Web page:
Madonna’s legal battle will do much to highlight a largely unknown phenomenon in the West and it should be very interesting to see how the legal framework of Russia’s new anti-gay law will stand up to international attention. In the meantime, there will need to be a much more organized “underground railroad” system to help people escape from a new wave of persecution as governments and churches attempt to make homosexuality not only illegal but invisible. If it is not being discussed maybe it no longer exists? This is their goal and they will all make political capital in the process of realizing it.
The shape of things to come
Meanwhile, the USA asylum and immigration system remains extremely flawed and it is very difficult and expensive for poorly paid LGBT activists to access it. In one recent example, we were told human rights defenders funds could be available to our people (usually around $5,000 of emergency assistance) but they had to travel from one African country to another. Our friend who just arrived in Washington does not qualify to access these funds and he was lucky to have his own funds for airfare, because this fund, we were told, does not pay for airfares to the USA either.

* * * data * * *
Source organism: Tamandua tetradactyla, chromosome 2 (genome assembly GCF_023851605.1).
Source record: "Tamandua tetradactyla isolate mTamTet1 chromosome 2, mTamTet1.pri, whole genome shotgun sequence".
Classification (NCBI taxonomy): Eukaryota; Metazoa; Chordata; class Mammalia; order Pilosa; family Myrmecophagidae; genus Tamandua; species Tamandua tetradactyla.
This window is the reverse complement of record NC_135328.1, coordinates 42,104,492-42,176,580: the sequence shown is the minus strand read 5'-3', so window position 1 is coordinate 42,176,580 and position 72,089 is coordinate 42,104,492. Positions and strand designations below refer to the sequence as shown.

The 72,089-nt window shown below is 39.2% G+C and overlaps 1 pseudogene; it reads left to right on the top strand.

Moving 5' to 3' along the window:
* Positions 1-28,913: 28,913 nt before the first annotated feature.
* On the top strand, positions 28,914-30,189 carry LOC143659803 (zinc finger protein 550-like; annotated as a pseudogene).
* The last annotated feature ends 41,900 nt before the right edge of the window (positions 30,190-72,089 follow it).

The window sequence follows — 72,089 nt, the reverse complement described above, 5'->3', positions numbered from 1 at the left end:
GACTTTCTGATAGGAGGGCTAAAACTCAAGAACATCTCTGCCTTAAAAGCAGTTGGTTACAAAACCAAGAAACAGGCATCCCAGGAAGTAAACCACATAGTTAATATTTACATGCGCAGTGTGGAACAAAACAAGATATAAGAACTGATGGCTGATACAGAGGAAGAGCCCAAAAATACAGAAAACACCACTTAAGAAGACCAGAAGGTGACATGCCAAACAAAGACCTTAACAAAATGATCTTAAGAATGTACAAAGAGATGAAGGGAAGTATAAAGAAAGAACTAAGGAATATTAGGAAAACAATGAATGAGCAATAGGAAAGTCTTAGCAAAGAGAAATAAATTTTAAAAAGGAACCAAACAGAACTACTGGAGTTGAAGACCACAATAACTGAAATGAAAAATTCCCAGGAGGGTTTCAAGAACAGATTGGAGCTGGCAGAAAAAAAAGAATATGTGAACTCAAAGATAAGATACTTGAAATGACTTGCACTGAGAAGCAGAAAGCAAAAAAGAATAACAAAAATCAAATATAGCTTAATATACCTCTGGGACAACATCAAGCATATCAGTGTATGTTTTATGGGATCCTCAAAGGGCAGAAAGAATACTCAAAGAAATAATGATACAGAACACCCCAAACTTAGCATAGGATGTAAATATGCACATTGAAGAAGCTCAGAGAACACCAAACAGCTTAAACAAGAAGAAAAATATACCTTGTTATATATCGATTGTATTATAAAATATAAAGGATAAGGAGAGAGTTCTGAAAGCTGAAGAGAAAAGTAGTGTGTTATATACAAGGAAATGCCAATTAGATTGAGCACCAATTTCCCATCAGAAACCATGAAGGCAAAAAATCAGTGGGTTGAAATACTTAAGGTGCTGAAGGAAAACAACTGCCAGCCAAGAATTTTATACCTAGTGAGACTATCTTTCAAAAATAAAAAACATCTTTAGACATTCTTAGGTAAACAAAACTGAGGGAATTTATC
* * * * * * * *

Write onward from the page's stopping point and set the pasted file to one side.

Once here, we are now faced with the issue of how he makes a living and we need to create some hybrid internship for him because he is not legally permitted to work until his asylum is actually granted. We are now raising money for emergency assistance so he and some others can have something to eat, while the D.C. faith community provides him with free accommodation. There is no doubt, these personal stories will help educate the faith and wider community on the importance of current American foreign policy and why our government needs to keep this advocacy going at the highest levels with other governments.
We need to fix our asylum and immigration system immediately so others at risk can be protected and removed from harm’s way. We need to create funding that is more flexible and available to grass roots organizations and individuals to assist these courageous individuals within a short timeframe. We are developing an underground railroad and it looks to me as if it has all the trappings of a familiar American saga. The long term solution is to decriminalize homosexuality globally and for governments to protect and respect all its citizens. This will take many years to achieve and in the meantime, organizations like the St. Paul’s Foundation and faith communities all over this country will be receiving LGBT exiles, largely invisible and largely undocumented.
RGOD2, written by the Rev. Canon Albert Ogle of St. Paul’s Cathedral in San Diego, looks at faith and religion from an LGBT point of view. Ogle is known around the world for his work in support of LGBT rights and HIV-prevention efforts. He is president of St. Paul’s Foundation for International Reconciliation. Donations to the foundation can be made by clicking HERE.